Yesterday two emergency meetings were called to hash out problems about noise, code enforcement, reportedly illegal temporary businesses, and supposedly preferential treatment for developers. The meetings marked the first time City of Miami officials have weighed in on the neighborhood's future and the need for changes to the city's laws. But the tone and tenor of what city leaders had to say varied between meetings — and it left some people with questions about where their elected officials' support lies.
First up was a morning meeting at the Light Box at Goldman Warehouse organized by the Wynwood Business Improvement District (BID) — a city board that represents neighborhood interests. The gathering was intended as a platform for Wynwood business owners, residents, artists, developers, and employees to air their frustrations. Sven Vogtland, a member of the BID board and owner of Coyo Taco and 1-800-Lucky, said that the code enforcement issues are "911" for businesses and that the pressure to turn down their music to inaudible levels to comply with regulations could irreversibly threaten establishments.
"Three or four more weeks of this pressure could fold a business," he said.
Mayor Francis Suarez, Police Chief Jorge Colina, City Manager Art Noriega, and Commissioners Keon Hardemon and Ken Russell also attended. Some of the 200-plus people at the meeting booed Hardemon, whose district includes most of Wynwood, when he said he needed to leave "out of an abundance of caution" owing to a potential violation of the Florida Sunshine Law. Because two commissioners were in the same room listening to information that could result in action during a future city commission meeting, he said he had to go. A city attorney backed up Hardemon's decision, but many business owners took it as a slap in the face.
"It's very frustrating," Philippe Kalifa, co-owner of the bar El Patio, told New Times. "We would have wanted to talk to our officials."
Suarez acknowledged that the city was aware of the issues the BID and business owners raised: establishments operating without permits, increasing noise complaints, late-night code enforcement visits to places that hadn't previously received violations, and temporary businesses exploiting Wynwood's growth to the detriment of longtime tenants. He said all stakeholders in the neighborhood need to come together so Wynwood can continue thriving.
"This is a neighborhood that is growing incredibly fast, and we want to make sure we continue to foster that and not do anything that destroys what all of you have taken so much time and so much energy and capital and risked so much to create," Mayor Suarez said.
But there was no discussion about how or why those issues have persisted. Suarez said the business owners need to tone down their "rhetoric."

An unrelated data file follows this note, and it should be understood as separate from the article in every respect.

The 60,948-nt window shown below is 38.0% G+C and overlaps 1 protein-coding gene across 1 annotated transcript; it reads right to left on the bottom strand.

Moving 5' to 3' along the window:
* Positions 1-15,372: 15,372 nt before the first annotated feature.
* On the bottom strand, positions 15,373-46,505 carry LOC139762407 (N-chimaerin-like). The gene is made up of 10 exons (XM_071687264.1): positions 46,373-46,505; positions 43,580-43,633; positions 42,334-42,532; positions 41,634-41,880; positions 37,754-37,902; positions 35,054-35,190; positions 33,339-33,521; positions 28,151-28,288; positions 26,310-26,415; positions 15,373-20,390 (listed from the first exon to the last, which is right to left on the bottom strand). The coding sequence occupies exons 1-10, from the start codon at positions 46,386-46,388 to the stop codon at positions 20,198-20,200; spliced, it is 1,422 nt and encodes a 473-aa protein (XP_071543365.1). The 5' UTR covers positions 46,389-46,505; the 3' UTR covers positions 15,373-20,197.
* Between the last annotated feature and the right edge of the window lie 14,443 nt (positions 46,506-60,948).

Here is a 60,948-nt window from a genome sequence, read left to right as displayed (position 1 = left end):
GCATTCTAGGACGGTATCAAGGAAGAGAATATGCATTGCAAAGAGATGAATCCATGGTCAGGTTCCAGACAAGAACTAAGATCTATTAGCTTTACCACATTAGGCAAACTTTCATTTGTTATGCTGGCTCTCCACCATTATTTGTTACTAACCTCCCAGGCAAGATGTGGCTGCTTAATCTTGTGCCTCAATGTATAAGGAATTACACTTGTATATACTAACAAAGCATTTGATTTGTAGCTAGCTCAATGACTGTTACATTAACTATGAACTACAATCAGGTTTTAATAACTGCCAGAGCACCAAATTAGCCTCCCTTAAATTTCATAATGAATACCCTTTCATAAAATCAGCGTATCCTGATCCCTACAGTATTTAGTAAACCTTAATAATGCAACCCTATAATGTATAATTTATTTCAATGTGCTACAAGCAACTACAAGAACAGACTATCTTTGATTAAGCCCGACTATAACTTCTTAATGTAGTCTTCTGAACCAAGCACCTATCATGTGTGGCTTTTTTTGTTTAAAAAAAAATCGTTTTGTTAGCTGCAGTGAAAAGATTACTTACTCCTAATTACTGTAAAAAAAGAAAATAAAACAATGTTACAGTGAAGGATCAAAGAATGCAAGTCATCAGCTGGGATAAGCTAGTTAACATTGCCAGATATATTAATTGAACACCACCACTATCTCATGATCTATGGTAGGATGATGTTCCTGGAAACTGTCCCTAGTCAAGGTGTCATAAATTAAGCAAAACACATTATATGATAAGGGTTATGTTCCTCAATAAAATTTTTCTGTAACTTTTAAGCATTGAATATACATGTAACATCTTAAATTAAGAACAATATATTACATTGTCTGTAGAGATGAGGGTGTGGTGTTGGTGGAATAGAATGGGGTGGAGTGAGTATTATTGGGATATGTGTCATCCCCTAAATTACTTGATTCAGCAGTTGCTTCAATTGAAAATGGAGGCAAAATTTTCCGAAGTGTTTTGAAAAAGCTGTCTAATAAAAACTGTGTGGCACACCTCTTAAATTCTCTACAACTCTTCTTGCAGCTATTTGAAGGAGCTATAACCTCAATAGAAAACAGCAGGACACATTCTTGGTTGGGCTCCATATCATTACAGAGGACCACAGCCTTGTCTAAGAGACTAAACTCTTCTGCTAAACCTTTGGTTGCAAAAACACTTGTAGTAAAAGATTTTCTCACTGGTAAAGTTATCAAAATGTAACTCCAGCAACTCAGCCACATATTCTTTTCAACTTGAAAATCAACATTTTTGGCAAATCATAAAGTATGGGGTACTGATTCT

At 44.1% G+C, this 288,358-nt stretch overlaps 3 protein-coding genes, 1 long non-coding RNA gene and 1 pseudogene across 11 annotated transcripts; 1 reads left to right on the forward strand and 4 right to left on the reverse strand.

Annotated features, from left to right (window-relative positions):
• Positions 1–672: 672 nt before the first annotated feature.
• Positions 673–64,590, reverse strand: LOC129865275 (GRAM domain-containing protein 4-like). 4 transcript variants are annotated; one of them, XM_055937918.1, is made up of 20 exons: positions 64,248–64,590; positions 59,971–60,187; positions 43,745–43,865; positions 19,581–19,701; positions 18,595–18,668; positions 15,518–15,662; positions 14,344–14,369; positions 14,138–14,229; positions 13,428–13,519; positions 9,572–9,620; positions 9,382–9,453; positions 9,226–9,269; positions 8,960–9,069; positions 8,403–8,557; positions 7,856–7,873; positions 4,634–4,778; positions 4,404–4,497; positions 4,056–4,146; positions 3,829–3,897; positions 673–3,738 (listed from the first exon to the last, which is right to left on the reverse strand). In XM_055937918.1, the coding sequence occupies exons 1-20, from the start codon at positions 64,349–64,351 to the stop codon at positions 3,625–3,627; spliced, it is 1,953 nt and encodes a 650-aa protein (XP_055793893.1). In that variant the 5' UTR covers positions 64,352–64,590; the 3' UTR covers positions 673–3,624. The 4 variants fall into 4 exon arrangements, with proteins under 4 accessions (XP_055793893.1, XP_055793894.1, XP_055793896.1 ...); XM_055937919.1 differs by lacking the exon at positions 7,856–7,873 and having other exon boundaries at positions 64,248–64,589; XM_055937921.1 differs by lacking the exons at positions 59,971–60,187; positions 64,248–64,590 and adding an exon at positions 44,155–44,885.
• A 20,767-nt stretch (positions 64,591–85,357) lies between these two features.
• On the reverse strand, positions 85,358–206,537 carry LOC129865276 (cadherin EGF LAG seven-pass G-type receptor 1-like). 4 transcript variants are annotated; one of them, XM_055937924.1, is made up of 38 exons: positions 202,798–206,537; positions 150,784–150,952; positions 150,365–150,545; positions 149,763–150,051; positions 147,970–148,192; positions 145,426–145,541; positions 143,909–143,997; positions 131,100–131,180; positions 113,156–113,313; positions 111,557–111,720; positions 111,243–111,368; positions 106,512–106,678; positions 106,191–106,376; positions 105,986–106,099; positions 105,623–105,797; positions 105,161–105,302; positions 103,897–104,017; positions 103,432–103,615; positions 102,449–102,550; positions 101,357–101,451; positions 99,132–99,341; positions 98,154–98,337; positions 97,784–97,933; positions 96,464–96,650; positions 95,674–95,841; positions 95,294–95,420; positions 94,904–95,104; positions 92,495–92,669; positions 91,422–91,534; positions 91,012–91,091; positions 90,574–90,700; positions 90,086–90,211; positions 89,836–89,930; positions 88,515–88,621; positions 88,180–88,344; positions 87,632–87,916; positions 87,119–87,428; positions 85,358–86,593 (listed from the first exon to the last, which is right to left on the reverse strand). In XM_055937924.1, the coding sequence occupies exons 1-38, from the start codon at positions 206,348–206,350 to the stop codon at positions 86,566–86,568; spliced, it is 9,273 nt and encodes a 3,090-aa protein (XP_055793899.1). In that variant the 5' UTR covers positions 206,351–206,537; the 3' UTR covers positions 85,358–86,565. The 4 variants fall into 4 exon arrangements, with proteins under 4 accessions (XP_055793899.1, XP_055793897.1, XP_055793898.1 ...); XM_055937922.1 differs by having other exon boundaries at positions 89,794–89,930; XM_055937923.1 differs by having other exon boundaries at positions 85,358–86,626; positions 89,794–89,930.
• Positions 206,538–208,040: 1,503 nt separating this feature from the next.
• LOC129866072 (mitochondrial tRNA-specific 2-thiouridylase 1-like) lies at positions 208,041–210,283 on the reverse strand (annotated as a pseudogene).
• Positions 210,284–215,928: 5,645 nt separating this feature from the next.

"It's painful for us in the city to watch the infighting because we don't think it's productive," he said.
"Compromise" seemed to be the word of the day. Chief Colina told business owners they would regret it if they didn't come together.
"Make sure that you put in the effort to continue to grow this neighborhood instead of thinking about ways of attacking each other," Colina said, "because you're going to be sorry down the road if you don't do your part and this neighborhood becomes something that nobody wants."
El Patio's Kalifa said he didn't feel reassured by what city officials had to say. "We feel diminished," he told New Times.
A few hours later, billionaire developer Moishe Mana and Tony Albelo of the event production company Swarm — originators of the Save Wynwood campaign — held their own event. The afternoon meeting resembled a sponsored pep rally rather than a forum for discussion. Suarez, Hardemon, Colina, and Mana sat together and answered questions moderated by Swarm's vice president of marketing, Albert Berdellans. About 200 people, many in black "Save Wynwood" T-shirts, attended the rally, which was staged on a vacant lot across from the Wynwood Marketplace.
The Save Wynwood campaign alleges that City of Miami officials and luxury developers are conspiring to stifle nightlife and shut down businesses by 11 p.m. daily. The campaign organizers take particular issue with a city ordinance that prohibits outdoor music after 11. The organizers want the law changed, and Suarez and Colina said they agree it needs to be revisited.
"A lot of the code is, in fact, archaic," Colina said.
Swarm's Albelo attended the afternoon event but said he skipped the morning meeting because he didn't want to get "dragged out." Despite claims to the contrary, Swarm has maintained it was legally operating the Wynwood Marketplace and that its permits were up to date until 2021. Albelo said the Wynwood Marketplace acted as a "testbed" for the concept to make money and, it was hoped, set up shop permanently at a later time. He added that the venue was an incubator for small businesses and said the closure is a loss to the vendors and businesses that benefited from the space.
Whatever the next steps will be, Hardemon, Suarez, and Colina agreed something needs to change. Suarez called the city's current noise ordinance "nebulous."
"I've seen a lot of neighborhoods rise and fall because of government regulation," the mayor told New Times after the meeting. "So I think we have to be very careful with how we proceed. We want to balance enforcement of our laws with having common-sense laws and make sure that our laws are not outdated, which they might be."